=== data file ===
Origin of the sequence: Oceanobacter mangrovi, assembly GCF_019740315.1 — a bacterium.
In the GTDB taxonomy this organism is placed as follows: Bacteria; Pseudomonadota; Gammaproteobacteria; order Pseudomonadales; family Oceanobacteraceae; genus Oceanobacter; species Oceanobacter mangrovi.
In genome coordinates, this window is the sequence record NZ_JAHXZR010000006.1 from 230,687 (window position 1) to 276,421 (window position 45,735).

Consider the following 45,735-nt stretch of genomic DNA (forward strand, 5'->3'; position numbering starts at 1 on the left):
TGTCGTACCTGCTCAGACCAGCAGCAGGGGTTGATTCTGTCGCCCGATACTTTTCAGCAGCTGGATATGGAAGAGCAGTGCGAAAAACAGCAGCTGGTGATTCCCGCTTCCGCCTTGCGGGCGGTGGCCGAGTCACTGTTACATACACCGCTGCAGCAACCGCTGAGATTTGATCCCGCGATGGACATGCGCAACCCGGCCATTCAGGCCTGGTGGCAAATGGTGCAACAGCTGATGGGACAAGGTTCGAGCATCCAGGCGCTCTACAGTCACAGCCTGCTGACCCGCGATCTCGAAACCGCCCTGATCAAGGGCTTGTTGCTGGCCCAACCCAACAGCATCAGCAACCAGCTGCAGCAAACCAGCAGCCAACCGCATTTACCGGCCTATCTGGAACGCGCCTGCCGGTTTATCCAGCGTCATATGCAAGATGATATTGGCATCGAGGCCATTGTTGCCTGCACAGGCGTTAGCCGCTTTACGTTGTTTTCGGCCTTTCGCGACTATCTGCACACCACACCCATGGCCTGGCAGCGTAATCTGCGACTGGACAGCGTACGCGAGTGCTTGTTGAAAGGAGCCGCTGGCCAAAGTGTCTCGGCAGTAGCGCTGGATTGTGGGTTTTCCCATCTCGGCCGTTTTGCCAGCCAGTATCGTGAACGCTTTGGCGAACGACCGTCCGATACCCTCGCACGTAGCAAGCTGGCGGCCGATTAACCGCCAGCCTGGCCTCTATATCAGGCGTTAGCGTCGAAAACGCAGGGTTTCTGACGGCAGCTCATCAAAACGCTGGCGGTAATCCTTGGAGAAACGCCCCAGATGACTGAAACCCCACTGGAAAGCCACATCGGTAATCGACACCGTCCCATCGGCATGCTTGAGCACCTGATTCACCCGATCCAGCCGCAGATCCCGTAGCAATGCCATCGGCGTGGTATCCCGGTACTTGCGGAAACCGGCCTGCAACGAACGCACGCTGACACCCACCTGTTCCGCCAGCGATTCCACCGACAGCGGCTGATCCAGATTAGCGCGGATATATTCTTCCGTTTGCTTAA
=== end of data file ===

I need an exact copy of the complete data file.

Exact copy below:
Origin of the sequence: Oceanobacter mangrovi, assembly GCF_019740315.1 — a bacterium.
In the GTDB taxonomy this organism is placed as follows: Bacteria; Pseudomonadota; Gammaproteobacteria; order Pseudomonadales; family Oceanobacteraceae; genus Oceanobacter; species Oceanobacter mangrovi.
In genome coordinates, this window is the sequence record NZ_JAHXZR010000006.1 from 230,687 (window position 1) to 276,421 (window position 45,735).

Consider the following 45,735-nt stretch of genomic DNA (forward strand, 5'->3'; position numbering starts at 1 on the left):
TGTCGTACCTGCTCAGACCAGCAGCAGGGGTTGATTCTGTCGCCCGATACTTTTCAGCAGCTGGATATGGAAGAGCAGTGCGAAAAACAGCAGCTGGTGATTCCCGCTTCCGCCTTGCGGGCGGTGGCCGAGTCACTGTTACATACACCGCTGCAGCAACCGCTGAGATTTGATCCCGCGATGGACATGCGCAACCCGGCCATTCAGGCCTGGTGGCAAATGGTGCAACAGCTGATGGGACAAGGTTCGAGCATCCAGGCGCTCTACAGTCACAGCCTGCTGACCCGCGATCTCGAAACCGCCCTGATCAAGGGCTTGTTGCTGGCCCAACCCAACAGCATCAGCAACCAGCTGCAGCAAACCAGCAGCCAACCGCATTTACCGGCCTATCTGGAACGCGCCTGCCGGTTTATCCAGCGTCATATGCAAGATGATATTGGCATCGAGGCCATTGTTGCCTGCACAGGCGTTAGCCGCTTTACGTTGTTTTCGGCCTTTCGCGACTATCTGCACACCACACCCATGGCCTGGCAGCGTAATCTGCGACTGGACAGCGTACGCGAGTGCTTGTTGAAAGGAGCCGCTGGCCAAAGTGTCTCGGCAGTAGCGCTGGATTGTGGGTTTTCCCATCTCGGCCGTTTTGCCAGCCAGTATCGTGAACGCTTTGGCGAACGACCGTCCGATACCCTCGCACGTAGCAAGCTGGCGGCCGATTAACCGCCAGCCTGGCCTCTATATCAGGCGTTAGCGTCGAAAACGCAGGGTTTCTGACGGCAGCTCATCAAAACGCTGGCGGTAATCCTTGGAGAAACGCCCCAGATGACTGAAACCCCACTGGAAAGCCACATCGGTAATCGACACCGTCCCATCGGCATGCTTGAGCACCTGATTCACCCGATCCAGCCGCAGATCCCGTAGCAATGCCATCGGCGTGGTATCCCGGTACTTGCGGAAACCGGCCTGCAACGAACGCACGCTGACACCCACCTGTTCCGCCAGCGATTCCACCGACAGCGGCTGATCCAGATTAGCGCGGATATATTCTTCCGTTTGCTTAA